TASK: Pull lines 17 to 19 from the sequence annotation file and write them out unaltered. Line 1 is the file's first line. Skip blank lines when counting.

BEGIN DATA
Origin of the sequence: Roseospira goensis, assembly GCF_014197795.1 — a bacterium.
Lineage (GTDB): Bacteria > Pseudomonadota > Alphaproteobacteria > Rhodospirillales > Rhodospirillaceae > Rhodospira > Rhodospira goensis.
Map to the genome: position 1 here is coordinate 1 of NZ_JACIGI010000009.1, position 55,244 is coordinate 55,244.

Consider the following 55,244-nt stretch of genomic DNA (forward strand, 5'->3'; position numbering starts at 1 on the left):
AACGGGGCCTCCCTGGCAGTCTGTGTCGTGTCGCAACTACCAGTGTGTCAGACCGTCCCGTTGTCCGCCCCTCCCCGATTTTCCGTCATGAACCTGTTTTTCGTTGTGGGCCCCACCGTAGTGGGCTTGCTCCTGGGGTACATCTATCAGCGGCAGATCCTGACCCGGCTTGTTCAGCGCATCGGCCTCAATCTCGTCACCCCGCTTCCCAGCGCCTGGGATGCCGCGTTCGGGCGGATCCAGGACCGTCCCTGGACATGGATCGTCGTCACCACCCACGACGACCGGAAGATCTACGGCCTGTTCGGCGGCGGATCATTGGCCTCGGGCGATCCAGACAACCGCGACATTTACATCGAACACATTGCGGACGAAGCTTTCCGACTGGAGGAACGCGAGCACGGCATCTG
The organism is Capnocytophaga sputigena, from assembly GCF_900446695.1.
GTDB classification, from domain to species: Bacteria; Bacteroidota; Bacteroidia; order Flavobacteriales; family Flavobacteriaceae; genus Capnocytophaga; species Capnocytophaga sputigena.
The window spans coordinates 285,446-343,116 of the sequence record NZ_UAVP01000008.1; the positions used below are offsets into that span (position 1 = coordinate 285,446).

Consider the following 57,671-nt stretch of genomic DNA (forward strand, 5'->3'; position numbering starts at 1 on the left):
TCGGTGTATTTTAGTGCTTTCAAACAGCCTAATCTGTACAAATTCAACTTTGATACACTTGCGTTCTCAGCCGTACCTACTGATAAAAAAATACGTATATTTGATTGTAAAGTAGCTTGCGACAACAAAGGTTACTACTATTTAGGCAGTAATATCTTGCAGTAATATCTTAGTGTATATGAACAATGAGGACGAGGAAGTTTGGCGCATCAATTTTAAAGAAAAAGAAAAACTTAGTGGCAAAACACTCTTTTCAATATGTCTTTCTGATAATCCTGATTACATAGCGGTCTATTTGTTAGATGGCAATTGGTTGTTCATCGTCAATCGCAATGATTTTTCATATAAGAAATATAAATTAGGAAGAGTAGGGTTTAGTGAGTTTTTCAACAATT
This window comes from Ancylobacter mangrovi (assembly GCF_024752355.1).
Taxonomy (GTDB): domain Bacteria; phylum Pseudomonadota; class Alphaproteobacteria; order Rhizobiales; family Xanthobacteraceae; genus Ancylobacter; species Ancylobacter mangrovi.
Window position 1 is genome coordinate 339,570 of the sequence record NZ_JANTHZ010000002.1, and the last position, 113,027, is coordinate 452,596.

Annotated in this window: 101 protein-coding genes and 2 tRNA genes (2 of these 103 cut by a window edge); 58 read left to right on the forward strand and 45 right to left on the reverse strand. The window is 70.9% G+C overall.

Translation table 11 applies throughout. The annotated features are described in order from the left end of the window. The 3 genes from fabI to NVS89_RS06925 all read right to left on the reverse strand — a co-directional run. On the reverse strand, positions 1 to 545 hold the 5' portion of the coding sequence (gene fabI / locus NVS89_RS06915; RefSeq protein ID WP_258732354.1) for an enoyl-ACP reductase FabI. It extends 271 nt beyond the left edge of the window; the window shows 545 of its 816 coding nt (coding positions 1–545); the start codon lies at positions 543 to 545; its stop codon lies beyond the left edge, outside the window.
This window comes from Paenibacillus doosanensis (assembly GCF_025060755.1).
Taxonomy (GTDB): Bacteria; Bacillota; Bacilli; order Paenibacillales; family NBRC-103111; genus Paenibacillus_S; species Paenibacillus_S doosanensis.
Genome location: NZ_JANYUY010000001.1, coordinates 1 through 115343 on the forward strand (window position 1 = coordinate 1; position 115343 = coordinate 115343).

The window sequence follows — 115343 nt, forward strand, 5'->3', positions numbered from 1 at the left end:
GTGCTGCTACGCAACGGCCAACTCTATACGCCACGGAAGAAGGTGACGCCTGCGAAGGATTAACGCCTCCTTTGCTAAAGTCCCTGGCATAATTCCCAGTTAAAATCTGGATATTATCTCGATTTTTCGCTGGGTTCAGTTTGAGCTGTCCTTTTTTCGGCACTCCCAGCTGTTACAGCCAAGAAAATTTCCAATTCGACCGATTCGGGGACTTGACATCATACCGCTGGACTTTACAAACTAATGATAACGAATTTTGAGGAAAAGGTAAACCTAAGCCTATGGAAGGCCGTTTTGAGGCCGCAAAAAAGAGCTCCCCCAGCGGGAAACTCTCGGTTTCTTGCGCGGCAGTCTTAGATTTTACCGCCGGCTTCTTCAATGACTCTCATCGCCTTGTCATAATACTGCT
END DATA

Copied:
Taxonomy (GTDB): Bacteria; Bacillota; Bacilli; order Paenibacillales; family NBRC-103111; genus Paenibacillus_S; species Paenibacillus_S doosanensis.
Genome location: NZ_JANYUY010000001.1, coordinates 1 through 115343 on the forward strand (window position 1 = coordinate 1; position 115343 = coordinate 115343).

The window sequence follows — 115343 nt, forward strand, 5'->3', positions numbered from 1 at the left end: